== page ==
Fang wins NSF CAREER award

1/24/2020 Joseph Park, Illinois ECE

Illinois ECE Assistant Professor Kejie Fang won an NSF CAREER award for his work with optomechanics.

Written by Joseph Park, Illinois ECE

Kejie Fang
Kejie Fang
Illinois ECE Assistant Professor Kejie Fang recently won an NSF CAREER award for his proposal on cavity-less optomechanics with macroscopic resonances. This prestigious award is given in support of early-career faculty who have the potential to serve as academic role models in research and education and to lead advances in the mission of their department or organization. 

The goal of his program is to demonstrate a new on-chip optomechanical architecture for macroscopic quantum optomechanics and Floquet light guiding by taking advantage of mechanical bound states in the continuum (BICs).

“Interrogating mechanical oscillators using light brings new quantum technology,” Fang said, “however, conventional quantum mechanical oscillators based on suspended structures suffer from insufficient thermalization and excess noise when they are probed by light at low temperature, representing a severe roadblock.”

His proposed architecture of mechanical BICs in two-dimensional slab-on-substrate optomechanical crystals uniquely solves these challenges. Thanks to the prohibited radiation of these mechanical BICs while being in contact with the substrate, unparalleled parametric optomechanical coupling could be achieved without introducing excess noises, for implementing enhanced quantum optomechanical protocols. The macroscopic size of the mechanical BICs might also enable exploring quantum mechanics in unprecedented parameter space, pushing the boundary between quantum and classical.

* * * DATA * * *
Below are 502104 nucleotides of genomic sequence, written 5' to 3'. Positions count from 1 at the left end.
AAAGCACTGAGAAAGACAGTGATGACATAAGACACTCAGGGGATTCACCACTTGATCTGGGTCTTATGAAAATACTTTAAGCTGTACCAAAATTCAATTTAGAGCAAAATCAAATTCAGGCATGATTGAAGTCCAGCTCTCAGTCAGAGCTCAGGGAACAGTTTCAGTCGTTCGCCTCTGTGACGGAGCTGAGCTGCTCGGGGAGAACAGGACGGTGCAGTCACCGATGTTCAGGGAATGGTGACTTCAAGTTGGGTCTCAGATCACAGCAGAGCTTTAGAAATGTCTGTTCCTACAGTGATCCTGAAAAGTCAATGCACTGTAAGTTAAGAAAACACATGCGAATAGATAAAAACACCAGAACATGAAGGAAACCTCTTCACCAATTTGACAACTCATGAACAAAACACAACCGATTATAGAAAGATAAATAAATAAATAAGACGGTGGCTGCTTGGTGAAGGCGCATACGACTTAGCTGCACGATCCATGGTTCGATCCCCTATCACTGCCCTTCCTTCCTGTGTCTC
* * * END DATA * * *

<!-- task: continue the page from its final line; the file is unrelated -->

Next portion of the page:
The large-scale resonance effect will also enhance traveling-wave acousto-optic modulations for a new paradigm of effective gauge field for photons in the continuum without using discrete resonators, leading to reconfigurable light guiding on chips and topological photonic states.

Fang expects the outcome of this program could have a tremendous impact in photonic and quantum technology that fundamentally influence the society, including programmable optical computing, ultra-precise quantum sensors, and enhanced quantum protocols for larger quantum networks.
Check out Fang's NSF Award Abstract for more information.


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This story was published January 24, 2020.